Using this data allows an examination of wage competitiveness by age group. The data runs somewhat contrary to the conventional wisdom that the biggest weakness of North Carolina’s teacher salary schedule is beginning teacher salaries. Instead, it appears that experienced teachers are the most under-paid.

While the age ranges are rather broad, these findings are consistent with EPI’s national analysis showing a smaller wage gap for young teachers, as compared to more experienced teachers.

Click here to read the whole report.



Fast-growing numbers show that Asian Americans will be a key swing vote in NC

The good people at North Carolina Asian Americans Together and a collection of good government groups have released a new report on the growing role that Asian Americans will play in the election here in North Carolina. Here’s the release that accompanied it:

New report highlights how Asian Americans, the fastest growing racial demographic in the political battleground of North Carolina, could hold the key to victory in 2016.

As the election season enters its final weeks, there’s a key demographic that candidates and parties in North Carolina should be paying attention to: Asian Americans. Asian Americans are the fastest?growing racial demographic in the country and in North Carolina. As a voting bloc that is largely independent, they are a key swing vote that could decide tight races in North Carolina in 2016, including contests for president, U.S. Senate and governor.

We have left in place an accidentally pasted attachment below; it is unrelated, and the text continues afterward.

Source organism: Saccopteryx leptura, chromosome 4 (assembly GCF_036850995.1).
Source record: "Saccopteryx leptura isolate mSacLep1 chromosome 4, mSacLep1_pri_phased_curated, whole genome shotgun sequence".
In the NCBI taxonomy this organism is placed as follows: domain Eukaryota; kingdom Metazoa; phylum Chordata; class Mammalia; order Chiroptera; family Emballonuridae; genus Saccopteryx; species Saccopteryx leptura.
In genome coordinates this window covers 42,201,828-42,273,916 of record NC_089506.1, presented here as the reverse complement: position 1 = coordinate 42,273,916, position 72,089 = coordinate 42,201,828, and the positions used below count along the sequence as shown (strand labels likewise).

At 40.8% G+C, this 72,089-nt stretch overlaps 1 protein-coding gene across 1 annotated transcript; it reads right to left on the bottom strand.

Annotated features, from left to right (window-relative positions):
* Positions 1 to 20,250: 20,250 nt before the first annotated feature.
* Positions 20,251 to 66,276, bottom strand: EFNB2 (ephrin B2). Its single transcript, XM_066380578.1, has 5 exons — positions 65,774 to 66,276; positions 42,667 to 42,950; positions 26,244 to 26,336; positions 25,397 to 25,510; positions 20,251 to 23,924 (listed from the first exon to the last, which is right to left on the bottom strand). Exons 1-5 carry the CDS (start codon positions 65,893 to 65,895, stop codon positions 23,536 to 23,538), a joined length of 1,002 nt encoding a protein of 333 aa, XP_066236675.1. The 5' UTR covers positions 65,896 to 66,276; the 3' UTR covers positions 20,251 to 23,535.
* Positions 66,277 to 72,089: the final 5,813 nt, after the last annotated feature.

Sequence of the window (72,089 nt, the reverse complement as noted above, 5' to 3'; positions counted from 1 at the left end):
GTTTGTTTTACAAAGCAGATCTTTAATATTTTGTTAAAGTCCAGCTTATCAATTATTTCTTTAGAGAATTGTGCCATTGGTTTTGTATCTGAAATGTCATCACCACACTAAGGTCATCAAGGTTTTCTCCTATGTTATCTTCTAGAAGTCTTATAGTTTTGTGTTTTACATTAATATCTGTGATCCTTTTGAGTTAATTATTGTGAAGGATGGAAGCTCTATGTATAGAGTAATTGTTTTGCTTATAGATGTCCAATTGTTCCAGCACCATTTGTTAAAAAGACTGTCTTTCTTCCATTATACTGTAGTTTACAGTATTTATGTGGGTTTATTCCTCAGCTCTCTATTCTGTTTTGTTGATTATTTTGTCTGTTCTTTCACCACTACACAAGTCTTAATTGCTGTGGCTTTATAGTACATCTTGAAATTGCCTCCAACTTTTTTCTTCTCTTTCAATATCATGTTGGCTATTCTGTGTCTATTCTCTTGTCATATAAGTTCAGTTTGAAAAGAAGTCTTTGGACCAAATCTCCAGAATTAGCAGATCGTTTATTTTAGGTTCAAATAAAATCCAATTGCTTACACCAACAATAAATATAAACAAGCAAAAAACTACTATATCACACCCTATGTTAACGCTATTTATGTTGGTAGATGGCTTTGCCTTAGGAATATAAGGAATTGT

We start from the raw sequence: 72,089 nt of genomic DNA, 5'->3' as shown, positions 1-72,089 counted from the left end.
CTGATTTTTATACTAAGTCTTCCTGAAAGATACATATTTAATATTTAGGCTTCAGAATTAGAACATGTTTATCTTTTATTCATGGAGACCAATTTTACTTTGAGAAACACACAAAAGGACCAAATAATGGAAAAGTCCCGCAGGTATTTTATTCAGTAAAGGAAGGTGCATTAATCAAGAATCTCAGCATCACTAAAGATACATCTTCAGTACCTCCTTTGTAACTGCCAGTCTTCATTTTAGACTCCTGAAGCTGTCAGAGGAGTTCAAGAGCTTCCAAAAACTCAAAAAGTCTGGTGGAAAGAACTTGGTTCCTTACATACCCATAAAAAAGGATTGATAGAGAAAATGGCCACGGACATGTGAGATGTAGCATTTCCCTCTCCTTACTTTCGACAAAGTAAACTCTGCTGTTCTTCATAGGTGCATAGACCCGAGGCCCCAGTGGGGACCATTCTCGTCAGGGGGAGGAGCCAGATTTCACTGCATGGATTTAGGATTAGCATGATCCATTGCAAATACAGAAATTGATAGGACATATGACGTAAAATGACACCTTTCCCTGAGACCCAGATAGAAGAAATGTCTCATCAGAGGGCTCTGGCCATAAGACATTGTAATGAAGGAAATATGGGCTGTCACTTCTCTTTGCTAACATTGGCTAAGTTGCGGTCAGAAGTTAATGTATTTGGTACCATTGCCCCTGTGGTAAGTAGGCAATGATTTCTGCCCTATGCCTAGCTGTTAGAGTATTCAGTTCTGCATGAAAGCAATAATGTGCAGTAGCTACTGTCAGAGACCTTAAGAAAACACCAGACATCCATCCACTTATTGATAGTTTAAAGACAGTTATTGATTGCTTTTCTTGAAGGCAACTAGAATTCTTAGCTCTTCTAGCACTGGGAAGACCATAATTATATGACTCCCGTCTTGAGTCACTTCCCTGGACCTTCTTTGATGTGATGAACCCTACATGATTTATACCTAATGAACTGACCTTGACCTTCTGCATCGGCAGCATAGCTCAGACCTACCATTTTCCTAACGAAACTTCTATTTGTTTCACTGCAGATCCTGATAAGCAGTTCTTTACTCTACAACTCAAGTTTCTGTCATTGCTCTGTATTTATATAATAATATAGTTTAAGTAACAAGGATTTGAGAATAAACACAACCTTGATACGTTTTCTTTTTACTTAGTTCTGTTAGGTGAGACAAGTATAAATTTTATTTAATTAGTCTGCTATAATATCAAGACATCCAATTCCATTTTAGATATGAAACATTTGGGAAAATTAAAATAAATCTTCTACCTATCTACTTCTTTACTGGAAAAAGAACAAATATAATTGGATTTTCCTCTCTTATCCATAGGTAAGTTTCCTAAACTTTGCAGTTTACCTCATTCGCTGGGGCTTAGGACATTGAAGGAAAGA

Those are among the highlights of a new report, “A Growing Voice: Asian American Voters in North Carolina,” released by a group of Asian American and civic organizations. The report finds the number of registered Asian American voters in North Carolina has grown 130 percent between 2006 and 2014, and that this voting bloc could provide the margin of victory in competitive statewide races and in some legislative districts.

“Asian Americans are a largely untapped voting base in North Carolina,” said Allie Yee, author of the report and associate director of the Institute for Southern Studies, a nonprofit research center in Durham, North Carolina. “As this community grows, it will play an increasingly important role in determining the future of our state and country.”

The report looks at several unique characteristics of Asian American voters in North Carolina:

Read more